Homebuyer’s Guide: Are You Ready to Buy Your First Home?
The prospect of buying your first home can be incredibly exciting, but it also comes with a whole lot of questions — and an equal amount of paperwork. If you’ve never worked with a real estate agent or a bank’s loan officer before, the whole idea of buying a house can seem shrouded in mystery. Where do you even start? And what questions do you ask when you aren’t even sure what you should be asking about?
Take a deep breath: Once you have a better sense of the process of buying a home, it gets easier. First thing’s first, though, are you sure you’re ready for home ownership?
Five Signs That You’re Ready for Home Ownership
Before you start heading to open houses and dreaming of your perfect floor plan, it’s a good idea to take an honest inventory of your life. Buying a house is a big deal, and it’s not for everyone. You might be ready to take the plunge if:
- You have a steady job with good income. Reliable income is crucial when you apply for a home loan, and you’ll need to have your finances in order to get approved. Taking care of a house is also typically more expensive than renting, as you’ll be responsible for all the maintenance and repairs. You’ll need to be able to set aside additional funds to cover these expenses as well.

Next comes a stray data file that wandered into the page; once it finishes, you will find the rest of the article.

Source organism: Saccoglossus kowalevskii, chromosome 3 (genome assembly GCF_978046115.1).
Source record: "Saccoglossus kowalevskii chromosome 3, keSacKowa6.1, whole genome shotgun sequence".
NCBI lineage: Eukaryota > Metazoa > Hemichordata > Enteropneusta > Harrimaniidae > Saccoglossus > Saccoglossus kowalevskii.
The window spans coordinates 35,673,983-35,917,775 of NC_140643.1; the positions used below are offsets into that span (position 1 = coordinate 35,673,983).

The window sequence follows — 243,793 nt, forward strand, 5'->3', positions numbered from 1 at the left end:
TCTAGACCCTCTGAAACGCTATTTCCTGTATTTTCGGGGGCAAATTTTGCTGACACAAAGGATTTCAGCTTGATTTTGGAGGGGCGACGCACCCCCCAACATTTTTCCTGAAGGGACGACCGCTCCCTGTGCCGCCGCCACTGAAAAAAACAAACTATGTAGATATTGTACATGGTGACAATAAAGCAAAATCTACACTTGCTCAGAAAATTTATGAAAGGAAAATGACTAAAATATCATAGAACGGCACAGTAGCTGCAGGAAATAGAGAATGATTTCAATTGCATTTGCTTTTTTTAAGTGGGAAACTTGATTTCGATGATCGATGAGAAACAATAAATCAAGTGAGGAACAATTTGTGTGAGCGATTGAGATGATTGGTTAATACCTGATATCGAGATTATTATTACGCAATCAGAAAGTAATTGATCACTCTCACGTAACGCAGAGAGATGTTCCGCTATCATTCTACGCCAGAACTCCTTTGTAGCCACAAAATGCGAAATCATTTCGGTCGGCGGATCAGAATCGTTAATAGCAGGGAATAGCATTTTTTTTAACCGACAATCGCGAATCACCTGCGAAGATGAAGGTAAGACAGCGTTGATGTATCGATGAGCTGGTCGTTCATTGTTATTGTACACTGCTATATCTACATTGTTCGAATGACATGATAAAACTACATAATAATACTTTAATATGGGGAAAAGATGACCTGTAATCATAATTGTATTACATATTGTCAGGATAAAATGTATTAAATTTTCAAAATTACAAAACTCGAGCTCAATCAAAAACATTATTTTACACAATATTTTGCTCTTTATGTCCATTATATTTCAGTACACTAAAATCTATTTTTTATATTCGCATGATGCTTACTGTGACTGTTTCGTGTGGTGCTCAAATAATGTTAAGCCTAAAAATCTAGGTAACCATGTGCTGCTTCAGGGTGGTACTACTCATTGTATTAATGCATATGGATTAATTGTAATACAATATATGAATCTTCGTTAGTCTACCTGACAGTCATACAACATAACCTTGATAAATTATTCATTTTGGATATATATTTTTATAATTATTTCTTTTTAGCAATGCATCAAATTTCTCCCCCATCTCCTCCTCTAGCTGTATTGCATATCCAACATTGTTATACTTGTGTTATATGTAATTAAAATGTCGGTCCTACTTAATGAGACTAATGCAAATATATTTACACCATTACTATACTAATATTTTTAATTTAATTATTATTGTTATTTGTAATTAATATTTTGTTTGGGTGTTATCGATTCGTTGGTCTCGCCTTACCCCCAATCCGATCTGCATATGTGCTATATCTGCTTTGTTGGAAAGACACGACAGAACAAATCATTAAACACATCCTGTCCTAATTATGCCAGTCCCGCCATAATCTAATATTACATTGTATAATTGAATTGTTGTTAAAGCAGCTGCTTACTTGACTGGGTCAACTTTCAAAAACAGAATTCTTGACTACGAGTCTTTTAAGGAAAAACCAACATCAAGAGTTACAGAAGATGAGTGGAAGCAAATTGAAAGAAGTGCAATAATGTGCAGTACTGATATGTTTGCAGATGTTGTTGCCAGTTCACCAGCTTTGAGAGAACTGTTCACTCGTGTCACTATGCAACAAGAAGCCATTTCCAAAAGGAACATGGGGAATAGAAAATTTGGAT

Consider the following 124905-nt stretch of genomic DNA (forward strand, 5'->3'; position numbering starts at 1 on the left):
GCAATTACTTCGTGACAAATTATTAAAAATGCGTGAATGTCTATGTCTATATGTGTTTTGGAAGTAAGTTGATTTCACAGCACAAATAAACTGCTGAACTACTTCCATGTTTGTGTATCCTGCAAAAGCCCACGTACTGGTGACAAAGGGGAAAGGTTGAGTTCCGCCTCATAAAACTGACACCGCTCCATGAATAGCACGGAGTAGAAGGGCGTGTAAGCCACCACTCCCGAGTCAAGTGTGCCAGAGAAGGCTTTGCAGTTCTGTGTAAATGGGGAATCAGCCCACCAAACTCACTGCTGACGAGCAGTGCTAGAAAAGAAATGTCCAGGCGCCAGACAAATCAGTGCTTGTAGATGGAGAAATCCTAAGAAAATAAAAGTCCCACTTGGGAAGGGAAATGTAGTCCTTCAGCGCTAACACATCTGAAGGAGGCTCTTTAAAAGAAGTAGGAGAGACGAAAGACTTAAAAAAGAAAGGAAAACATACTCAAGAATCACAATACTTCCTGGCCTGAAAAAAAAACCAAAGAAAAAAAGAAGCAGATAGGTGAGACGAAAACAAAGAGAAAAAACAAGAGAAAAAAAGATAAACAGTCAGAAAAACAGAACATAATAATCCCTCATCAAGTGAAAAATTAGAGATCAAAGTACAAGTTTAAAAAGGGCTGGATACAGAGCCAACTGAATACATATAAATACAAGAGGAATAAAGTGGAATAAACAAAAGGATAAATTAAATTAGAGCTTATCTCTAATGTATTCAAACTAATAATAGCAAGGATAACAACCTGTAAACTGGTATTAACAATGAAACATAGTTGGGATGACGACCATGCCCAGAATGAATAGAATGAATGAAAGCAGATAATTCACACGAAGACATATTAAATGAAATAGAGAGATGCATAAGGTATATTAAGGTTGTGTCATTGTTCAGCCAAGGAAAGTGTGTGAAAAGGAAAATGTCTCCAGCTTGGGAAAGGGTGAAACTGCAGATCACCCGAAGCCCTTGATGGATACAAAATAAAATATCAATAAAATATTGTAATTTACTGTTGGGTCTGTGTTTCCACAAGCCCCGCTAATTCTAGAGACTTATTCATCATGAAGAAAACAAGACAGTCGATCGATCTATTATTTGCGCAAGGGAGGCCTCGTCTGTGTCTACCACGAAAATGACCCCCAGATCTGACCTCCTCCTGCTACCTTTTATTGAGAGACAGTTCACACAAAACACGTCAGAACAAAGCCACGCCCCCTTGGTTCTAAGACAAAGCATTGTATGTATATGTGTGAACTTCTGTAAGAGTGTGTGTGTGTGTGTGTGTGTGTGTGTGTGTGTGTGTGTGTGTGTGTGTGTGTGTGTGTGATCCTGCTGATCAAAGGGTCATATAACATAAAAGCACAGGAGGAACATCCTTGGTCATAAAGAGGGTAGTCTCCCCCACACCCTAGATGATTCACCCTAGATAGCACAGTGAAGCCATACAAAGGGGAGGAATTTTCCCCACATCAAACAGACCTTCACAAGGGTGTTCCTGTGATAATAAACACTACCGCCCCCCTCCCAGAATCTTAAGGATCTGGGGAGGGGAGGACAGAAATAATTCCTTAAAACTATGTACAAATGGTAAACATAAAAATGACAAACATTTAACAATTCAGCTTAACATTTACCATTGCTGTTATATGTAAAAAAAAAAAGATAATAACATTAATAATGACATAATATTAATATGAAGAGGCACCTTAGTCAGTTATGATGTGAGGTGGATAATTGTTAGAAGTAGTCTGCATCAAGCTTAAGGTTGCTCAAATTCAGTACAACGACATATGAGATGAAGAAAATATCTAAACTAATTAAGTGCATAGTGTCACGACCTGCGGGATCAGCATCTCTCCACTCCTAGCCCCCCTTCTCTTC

- You have established a budget and understand what you can afford. Homeownership comes with many additional expenses including mortgage payments, property taxes, utility bills and more. If you’re looking to buy a condo or a home with a community association, you’ll also need to consider are annual homeowners association (HOA) fees. Creating a monthly budget that considers all these factors will help you understand what you can afford beyond the purchase price of the home.
- You have realistic expectations. There’s no such thing as a perfect house in a perfect neighborhood at the perfect price, so you’ll need to be realistic about your expectations and what your budget will allow as you’ll likely need to compromise. While some might have always dreamed of having a pool in the backyard, others might hope to find a waterfront home. If you can’t be flexible on your requirements and these are non-negotiables, then you might be better off renting until you have enough money saved for your must-haves.
- You like where you live and are unlikely to be transferred. If your employer reserves the right to shuttle you off to another area of the country for work, buying a house may not be the right move for you. In most cases, you’ll need to live in it for at least five years to make it a worthwhile investment. If you think you’d like to move around the country every few years to try new things, it’s best to rent.
- You have cash for a down payment. The larger your down payment is, the more likely you are to be approved for a mortgage — and to get a good rate on that loan. Get educated about your credit score and what it means. If yours is low, make changes in your habits to bring it up for six to 12 months before you revisit the idea of home ownership. If you don’t have an available nest egg, start saving up before you look for a house to buy. A 20 percent down payment is a good goal, though you may be able to secure an FHA loan with less.
First Steps for Homebuyers